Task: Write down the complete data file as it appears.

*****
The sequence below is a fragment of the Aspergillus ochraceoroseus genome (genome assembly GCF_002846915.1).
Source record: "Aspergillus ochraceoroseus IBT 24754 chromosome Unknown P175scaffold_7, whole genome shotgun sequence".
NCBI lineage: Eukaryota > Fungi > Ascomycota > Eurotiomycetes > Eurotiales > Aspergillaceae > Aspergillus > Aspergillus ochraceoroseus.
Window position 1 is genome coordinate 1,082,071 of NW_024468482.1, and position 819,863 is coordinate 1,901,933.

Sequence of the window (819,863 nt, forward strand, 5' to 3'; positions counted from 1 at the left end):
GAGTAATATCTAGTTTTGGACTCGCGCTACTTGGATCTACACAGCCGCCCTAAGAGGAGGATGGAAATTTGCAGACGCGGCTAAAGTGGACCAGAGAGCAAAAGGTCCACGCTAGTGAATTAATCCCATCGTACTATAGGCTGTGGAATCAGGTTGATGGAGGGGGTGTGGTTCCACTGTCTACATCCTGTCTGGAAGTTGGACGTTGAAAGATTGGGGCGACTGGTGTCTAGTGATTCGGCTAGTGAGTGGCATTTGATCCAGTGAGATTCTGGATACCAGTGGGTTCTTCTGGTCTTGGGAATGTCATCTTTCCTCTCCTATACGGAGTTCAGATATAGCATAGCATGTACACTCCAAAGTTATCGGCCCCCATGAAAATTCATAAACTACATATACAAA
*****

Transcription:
The sequence below is a fragment of the Aspergillus ochraceoroseus genome (genome assembly GCF_002846915.1).
Source record: "Aspergillus ochraceoroseus IBT 24754 chromosome Unknown P175scaffold_7, whole genome shotgun sequence".
NCBI lineage: Eukaryota > Fungi > Ascomycota > Eurotiomycetes > Eurotiales > Aspergillaceae > Aspergillus > Aspergillus ochraceoroseus.
Window position 1 is genome coordinate 1,082,071 of NW_024468482.1, and position 819,863 is coordinate 1,901,933.

Sequence of the window (819,863 nt, forward strand, 5' to 3'; positions counted from 1 at the left end):
GAGTAATATCTAGTTTTGGACTCGCGCTACTTGGATCTACACAGCCGCCCTAAGAGGAGGATGGAAATTTGCAGACGCGGCTAAAGTGGACCAGAGAGCAAAAGGTCCACGCTAGTGAATTAATCCCATCGTACTATAGGCTGTGGAATCAGGTTGATGGAGGGGGTGTGGTTCCACTGTCTACATCCTGTCTGGAAGTTGGACGTTGAAAGATTGGGGCGACTGGTGTCTAGTGATTCGGCTAGTGAGTGGCATTTGATCCAGTGAGATTCTGGATACCAGTGGGTTCTTCTGGTCTTGGGAATGTCATCTTTCCTCTCCTATACGGAGTTCAGATATAGCATAGCATGTACACTCCAAAGTTATCGGCCCCCATGAAAATTCATAAACTACATATACAAA